“Not actively. You weren’t really being secretive about it,” Ron shook her head. “If you wanted to keep the money you could have told me and I would have done it for you.”

“You weren’t exactly the warmest person three years ago. . .”

“Please, don’t remind of the dark ages,” she got to her feet and pushed me until I had no choice but to get out of my chair just to avoid falling on my face. “You can use the laptop, just don’t go looking at my porn.”

We exchanged seats in a matter of moments, and like all times before this, I marvelled at how strategically her office had been designed.

Her grandfather’s swivel chair had more distance from the ground than all the other furniture in the room apart from the desk, no matter where a guest chose to sit they were automatically placed in a lower position than Ron.

The only way they would be able to flaunt their authority would be if they stayed on their feet the whole time but that advantage was counterbalanced by the fact that they would be standing while everyone else in the room was sitting.

“You’re ace,” I told Saffron from across the desk then pulled open the drawer that housed everything I had no problems seeing—the normal paperwork that was required to run any business. “You don’t watch porn.”

“The fact that I don’t feel sexual urges doesn’t mean that I can’t appreciate the human anatomy,” she rested her elbows on the desk the moment I placed her laptop in front of me. “Are you looking up knitting patterns again?”

“Something like that,” I said as I typed in the password to my guest account.

For minutes, the only sounds in the room were those of us breathing and me clicking away on the keyboard until Saffron asked, “Where’s your scarf?”


“Talking about knitting made me remember that scarf you’ve been wearing everyday for a year now. Your little security blanket,” she chuckled. “I’ve never seen you without it and you were with it two weeks ago, so where is it now?”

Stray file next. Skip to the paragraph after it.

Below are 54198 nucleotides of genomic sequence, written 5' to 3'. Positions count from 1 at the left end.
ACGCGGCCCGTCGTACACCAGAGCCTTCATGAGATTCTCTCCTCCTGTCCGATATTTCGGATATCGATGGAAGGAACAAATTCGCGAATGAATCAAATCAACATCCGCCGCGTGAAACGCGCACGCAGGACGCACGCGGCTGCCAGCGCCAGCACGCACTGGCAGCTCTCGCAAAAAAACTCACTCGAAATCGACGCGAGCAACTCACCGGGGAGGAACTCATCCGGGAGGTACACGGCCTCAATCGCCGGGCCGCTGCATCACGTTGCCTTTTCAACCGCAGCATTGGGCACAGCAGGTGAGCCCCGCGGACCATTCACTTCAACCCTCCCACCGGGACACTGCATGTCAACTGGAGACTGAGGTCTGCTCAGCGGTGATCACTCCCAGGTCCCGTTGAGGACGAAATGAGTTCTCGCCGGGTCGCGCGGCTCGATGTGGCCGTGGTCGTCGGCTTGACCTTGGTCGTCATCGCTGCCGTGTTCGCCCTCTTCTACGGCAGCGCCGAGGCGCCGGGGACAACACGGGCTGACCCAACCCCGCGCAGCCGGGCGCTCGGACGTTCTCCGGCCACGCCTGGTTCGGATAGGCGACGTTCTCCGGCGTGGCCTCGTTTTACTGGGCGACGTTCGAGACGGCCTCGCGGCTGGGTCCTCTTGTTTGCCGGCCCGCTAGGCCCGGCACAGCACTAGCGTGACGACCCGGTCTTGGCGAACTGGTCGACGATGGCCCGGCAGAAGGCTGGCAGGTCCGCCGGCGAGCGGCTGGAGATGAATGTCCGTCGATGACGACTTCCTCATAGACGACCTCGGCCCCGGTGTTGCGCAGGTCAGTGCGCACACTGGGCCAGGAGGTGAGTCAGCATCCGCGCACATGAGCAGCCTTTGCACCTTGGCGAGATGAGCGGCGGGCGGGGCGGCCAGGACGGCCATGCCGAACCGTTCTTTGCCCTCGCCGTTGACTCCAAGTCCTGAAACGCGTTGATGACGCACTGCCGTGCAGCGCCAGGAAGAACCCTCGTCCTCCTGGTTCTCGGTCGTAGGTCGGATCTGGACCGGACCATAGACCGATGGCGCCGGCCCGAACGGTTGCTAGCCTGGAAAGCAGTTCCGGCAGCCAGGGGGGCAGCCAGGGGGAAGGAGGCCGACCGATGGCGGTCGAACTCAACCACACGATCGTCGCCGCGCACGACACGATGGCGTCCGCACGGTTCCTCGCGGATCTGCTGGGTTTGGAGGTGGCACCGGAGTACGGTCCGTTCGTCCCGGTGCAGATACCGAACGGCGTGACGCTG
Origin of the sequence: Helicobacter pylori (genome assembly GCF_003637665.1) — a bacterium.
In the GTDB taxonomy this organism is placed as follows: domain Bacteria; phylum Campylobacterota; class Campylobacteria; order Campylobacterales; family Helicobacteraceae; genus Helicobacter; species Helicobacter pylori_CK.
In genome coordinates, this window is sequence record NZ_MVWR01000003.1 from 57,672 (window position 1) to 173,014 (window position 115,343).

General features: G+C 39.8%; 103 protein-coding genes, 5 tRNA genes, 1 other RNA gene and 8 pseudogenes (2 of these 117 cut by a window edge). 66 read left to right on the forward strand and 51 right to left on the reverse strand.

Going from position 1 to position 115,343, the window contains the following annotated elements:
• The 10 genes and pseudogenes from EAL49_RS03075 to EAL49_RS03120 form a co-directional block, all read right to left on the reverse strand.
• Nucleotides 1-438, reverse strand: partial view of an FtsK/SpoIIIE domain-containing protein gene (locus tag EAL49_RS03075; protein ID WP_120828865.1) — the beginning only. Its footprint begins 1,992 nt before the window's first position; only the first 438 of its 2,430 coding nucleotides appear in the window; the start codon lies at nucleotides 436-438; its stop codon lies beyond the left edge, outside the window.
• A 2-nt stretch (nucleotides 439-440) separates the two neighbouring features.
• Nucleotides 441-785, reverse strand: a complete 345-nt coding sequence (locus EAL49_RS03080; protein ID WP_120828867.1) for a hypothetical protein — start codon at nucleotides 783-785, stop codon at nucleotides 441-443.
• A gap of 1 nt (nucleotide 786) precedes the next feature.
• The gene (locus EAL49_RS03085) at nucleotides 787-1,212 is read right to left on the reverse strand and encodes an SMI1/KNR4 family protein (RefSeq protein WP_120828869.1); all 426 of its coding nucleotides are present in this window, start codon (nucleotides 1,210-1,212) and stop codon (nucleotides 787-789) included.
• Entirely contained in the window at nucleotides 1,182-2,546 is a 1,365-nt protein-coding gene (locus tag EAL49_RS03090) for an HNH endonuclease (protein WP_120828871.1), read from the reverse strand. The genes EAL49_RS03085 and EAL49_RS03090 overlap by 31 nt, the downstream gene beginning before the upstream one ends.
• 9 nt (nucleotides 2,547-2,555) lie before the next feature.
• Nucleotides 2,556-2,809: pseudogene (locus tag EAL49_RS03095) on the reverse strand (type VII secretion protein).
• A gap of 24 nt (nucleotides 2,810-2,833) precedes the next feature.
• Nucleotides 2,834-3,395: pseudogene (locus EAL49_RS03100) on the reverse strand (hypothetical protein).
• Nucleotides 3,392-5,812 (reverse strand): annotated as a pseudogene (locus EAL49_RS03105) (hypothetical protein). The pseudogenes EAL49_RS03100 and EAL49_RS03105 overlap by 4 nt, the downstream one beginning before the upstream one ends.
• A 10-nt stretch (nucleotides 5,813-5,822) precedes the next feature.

“I gave it,” I paused when the results for my search popped up. I clicked on the first one I saw, “to a friend.”

“You have friends other than me?” Ron pressed a hand to her chest dramatically. “I don’t believe you.”

“Your cup of tea, Saffron.”

She snorted. “Don’t pretend to have sass, Kay. You have less of a social life than the mole on Harrison’s ass.”

“You really need more friends if the highlight of our conversation is an ass mole. And Harrison’s for that matter,” I told her without really thinking my words through. My attention was fixed solely on the screen in front of me. The rest of me was just functioning on autopilot.

“Ah! You finally admit that we are friends!”

The moment she said that, I found what I had been looking for. I got out of the chair and offered her a smile. “I’m going to meet Alex now.”

“Come on, Kay,” she got to her feet and stood in front of me with her arms crossed. “You know that I always give you clean bills.”

“Doesn’t hurt to cross-check. No such thing as being too careful.”

“When you’re done with Alex, don’t leave just yet. I want you to accompany me to the meeting with Antonia.”

“Why? I’m sure you can handle it yourself. And isn’t it tomorrow?”

“Having an extra bodyguard can’t hurt, can it?” She grinned. “I’m also hoping that she’ll be distracted by your body then fumble and make a mistake. The meeting will start a minute after midnight.”

“You’re kidding.”

She shook her head, her expression hardening. “Like I said, Antonia is a. . . beautiful person. So get your knitting patterns from Alex’s office and get some shut-eye along the way. We’re going to be having an extra long tomorrow.”

“Sure thing, Boss,” I nodded as she walked past me to claim her rightful seat once more.

“God, Kayden, I’ve told you—” her eyes drifted to the laptop’s screen. “The patterns you were looking at were for friendship bracelets? Aw, Kay, are you making me one? Oh, which color will suit me best? Green or purple. Maybe both. . . Maybe not, it’ll just turn out like an ugly bruise. Maybe a more feminine color,” she looked down at the patches of skin visible through the gaps in her bracelets. “It has to match my color though. You’ve never given me a present before. This is all so new to me.”

I took that as a cue to begin my stealthy escape out of the office before chatty Saffron could fully resurface.

“Kay,” she looked up just when I had almost made it to freedom, “where are you going? Is this bracelet not for me?”

I said nothing.

“But if you’re not making it for me,” she furrowed her brows as though the possibility was too hard to comprehend, “who is the friendship bracelet for?”

Without saying anything that could incriminate me, I stepped out of the room and let the door shut behind me.

I had my mind made up, the first chance I got I was going to an electronics store and buying myself something that could let me use Google without having to step foot in Saffron’s office.